Red meat, Neandertals were meant to eat it

The Meat and Livestock Association (MLA) of Australia has these great television commercials featuring actor Sam Neill (and by ‘great,’ I don’t mean ‘scientifically accurate’). They’re all about how we humans were ‘meant’ to eat red meat. They’re obviously meant to counteract growing concern about red meat in our diet, in the environmental impact of livestock, and other issues, and they use evolutionary arguments to try to get Australians to ‘beef up’ the amount of red meat in their diet, because of course, Australians don’t eat enough meat (trust me if you’re not in Australia — that’s probably not the biggest health issue here, ‘lack’ of red meat in the Aussie diet). For more information on the campaign, check out the MLA’s webpage, ‘Red Meat. We were meant to eat it.’ (You can download the video of the ads from that site if, like me, you want to incorporate it into your lecture on human evolution and diet.)

Especially interesting is the third ad in the campaign, ‘Evolution.’ The text of that ad is:

‘Evolution’ set the scene for the story of red meat and its role in human evolution. It also highlights the bundle of nutrients in red meat making it a foundation food essential for brain development and function. Red meat. We were meant to eat it.

But an article by M. P. Richards and colleagues soon to appear in the Journal of Human Evolution suggests that the evolutionary prize for red meat-eating should have gone, not to Homo sapiens sapiens but to Homo sapiens neanderthalensis (or H. neanderthalensis). Richards and the research team examined carbon and nitrogen ratios in Neandertal bone collagen to figure out what the Neandertals were eating.

We found that the Jonzac Neanderthal had isotopic values consistent with a diet in which the main protein sources were large herbivores, particularly bovids and horses. We also found evidence of different dietary niches between the Neanderthal and a hyena at the site, with the hyena consuming mainly reindeer.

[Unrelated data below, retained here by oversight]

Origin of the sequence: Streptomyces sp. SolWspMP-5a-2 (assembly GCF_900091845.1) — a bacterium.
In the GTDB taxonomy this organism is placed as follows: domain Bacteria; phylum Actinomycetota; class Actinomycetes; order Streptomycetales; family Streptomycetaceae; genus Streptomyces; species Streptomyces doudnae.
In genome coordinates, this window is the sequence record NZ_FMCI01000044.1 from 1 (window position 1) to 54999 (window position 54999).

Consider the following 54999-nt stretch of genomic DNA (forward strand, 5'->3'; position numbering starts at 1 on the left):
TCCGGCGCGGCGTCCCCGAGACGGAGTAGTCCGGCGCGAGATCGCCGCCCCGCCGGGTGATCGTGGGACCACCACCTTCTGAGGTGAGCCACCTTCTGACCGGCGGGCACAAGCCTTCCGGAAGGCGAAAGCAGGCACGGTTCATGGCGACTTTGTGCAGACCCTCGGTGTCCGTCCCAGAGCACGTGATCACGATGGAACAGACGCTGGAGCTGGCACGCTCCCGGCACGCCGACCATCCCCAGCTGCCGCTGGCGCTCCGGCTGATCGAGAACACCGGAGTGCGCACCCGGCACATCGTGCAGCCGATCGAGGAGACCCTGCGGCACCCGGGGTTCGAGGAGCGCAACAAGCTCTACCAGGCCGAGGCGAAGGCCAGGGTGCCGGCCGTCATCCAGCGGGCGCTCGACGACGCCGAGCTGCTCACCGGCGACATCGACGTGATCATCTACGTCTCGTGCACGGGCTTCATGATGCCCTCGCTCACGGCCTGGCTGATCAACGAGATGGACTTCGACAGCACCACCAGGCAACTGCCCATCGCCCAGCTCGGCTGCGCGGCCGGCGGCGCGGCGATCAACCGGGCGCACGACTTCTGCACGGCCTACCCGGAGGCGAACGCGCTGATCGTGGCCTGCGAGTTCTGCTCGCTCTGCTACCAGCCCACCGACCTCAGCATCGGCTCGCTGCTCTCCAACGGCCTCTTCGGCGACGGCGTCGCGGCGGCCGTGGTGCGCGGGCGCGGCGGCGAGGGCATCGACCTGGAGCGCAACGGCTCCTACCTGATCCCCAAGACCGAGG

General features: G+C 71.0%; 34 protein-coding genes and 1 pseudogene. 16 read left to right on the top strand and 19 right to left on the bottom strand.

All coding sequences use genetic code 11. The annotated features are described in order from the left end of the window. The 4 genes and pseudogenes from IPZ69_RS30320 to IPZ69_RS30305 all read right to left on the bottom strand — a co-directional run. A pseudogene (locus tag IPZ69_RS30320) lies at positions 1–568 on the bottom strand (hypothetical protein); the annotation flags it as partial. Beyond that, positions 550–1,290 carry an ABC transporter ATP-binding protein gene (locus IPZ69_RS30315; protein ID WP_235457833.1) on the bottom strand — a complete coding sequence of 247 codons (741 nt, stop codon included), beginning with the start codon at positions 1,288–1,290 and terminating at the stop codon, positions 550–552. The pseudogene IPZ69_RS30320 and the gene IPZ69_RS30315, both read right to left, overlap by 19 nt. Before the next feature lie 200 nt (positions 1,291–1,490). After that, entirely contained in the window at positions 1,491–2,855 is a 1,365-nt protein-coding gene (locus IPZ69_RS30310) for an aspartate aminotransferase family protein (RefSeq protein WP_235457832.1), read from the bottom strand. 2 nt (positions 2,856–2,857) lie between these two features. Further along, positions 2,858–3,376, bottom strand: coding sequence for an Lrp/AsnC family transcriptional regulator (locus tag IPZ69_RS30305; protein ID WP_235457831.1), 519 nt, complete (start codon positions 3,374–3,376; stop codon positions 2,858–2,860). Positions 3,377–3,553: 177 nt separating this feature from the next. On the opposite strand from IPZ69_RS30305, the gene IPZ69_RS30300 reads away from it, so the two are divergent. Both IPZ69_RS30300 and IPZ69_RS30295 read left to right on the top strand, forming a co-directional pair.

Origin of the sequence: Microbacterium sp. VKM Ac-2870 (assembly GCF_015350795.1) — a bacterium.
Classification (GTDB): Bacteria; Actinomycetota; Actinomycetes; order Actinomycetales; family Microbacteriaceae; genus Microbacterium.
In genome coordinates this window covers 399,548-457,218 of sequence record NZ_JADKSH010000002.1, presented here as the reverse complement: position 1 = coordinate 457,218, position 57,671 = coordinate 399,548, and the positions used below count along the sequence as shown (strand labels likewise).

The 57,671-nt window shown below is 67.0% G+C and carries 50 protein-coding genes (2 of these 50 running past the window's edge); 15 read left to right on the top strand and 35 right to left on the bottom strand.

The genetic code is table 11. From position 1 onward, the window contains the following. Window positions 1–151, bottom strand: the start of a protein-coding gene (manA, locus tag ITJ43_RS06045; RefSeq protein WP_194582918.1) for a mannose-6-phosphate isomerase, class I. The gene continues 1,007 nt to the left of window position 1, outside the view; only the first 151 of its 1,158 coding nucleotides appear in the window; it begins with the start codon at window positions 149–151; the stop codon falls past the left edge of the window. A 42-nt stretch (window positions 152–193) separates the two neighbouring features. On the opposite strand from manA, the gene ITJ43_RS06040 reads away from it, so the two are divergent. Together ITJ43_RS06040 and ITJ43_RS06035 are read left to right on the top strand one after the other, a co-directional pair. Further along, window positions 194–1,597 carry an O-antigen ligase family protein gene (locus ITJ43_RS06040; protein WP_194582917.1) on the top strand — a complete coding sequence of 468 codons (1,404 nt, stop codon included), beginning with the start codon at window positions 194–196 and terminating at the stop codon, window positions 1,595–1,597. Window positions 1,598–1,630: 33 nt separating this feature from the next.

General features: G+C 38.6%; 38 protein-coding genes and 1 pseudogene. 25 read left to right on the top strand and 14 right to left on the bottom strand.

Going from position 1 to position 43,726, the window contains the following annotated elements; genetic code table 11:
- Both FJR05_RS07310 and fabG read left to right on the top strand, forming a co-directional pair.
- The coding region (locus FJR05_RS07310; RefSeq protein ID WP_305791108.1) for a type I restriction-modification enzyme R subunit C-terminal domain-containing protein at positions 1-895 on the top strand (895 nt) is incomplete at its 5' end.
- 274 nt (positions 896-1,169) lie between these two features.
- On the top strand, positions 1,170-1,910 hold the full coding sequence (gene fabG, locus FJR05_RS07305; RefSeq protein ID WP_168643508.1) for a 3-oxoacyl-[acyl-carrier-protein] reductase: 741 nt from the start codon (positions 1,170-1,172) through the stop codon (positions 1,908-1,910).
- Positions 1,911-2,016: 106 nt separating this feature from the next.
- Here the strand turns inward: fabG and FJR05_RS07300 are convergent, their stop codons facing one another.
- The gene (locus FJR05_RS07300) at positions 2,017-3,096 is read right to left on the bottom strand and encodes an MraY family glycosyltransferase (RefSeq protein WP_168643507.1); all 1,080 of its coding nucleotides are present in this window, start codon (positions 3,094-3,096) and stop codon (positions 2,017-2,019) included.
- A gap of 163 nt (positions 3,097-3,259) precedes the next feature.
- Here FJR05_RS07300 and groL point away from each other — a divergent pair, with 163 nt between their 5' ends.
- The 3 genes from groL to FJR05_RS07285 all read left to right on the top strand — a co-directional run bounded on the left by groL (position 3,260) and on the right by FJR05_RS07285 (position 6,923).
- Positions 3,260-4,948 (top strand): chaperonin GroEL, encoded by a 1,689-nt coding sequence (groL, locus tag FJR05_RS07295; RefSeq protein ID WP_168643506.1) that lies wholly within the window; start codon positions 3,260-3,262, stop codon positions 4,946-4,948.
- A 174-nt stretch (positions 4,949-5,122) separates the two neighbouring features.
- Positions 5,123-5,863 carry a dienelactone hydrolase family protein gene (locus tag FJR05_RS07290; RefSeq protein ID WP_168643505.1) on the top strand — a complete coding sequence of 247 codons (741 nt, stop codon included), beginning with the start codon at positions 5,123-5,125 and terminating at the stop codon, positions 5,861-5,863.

That is, Neandertals opted for bovids and horses even though reindeer were also available in the same niche (probably).

Blogger Matt Rubinstein put together a column in 2006, False naturalists, that I stumbled across while looking for more info on the Sam Neill campaign, and it’s well worth a read. He includes a number of links to important works on the controversy over the role of diet, and which diet, in the emergence of modern Homo sapiens. The paragraph that’s most relevant is the following:

The MLA’s claims seem to derive most directly from UC Berkeley anthropologist Katharine Milton’s theory, published in Evolutionary Anthropology in 1999, that our ancestors introduced red meat into their diets as the African forests receded about two million years ago, and that this new source of energy and nutrition kicked human evolution along significantly. That sounds plausible enough. But Dr Stephen Cunnane reckons it wasn’t red meat but littoral foodstuffs like clams, frogs, bird eggs and fish that gave us our enormous brains. Richard Wrangham writes in Current Anthropology that it was cooked tubers, though it’s not clear that proto-humans were using fire at the relevant time. Simon Mead et al. say we all used to eat each other whenever we got the chance, and this widespread anthropophagy had significant health benefits including resistance to prion diseases like mad cow.

[Rubinstein provides links to material, press releases, or reports on each one of these sources. It’s a great piece, and he also get stuck into the MLA ads.]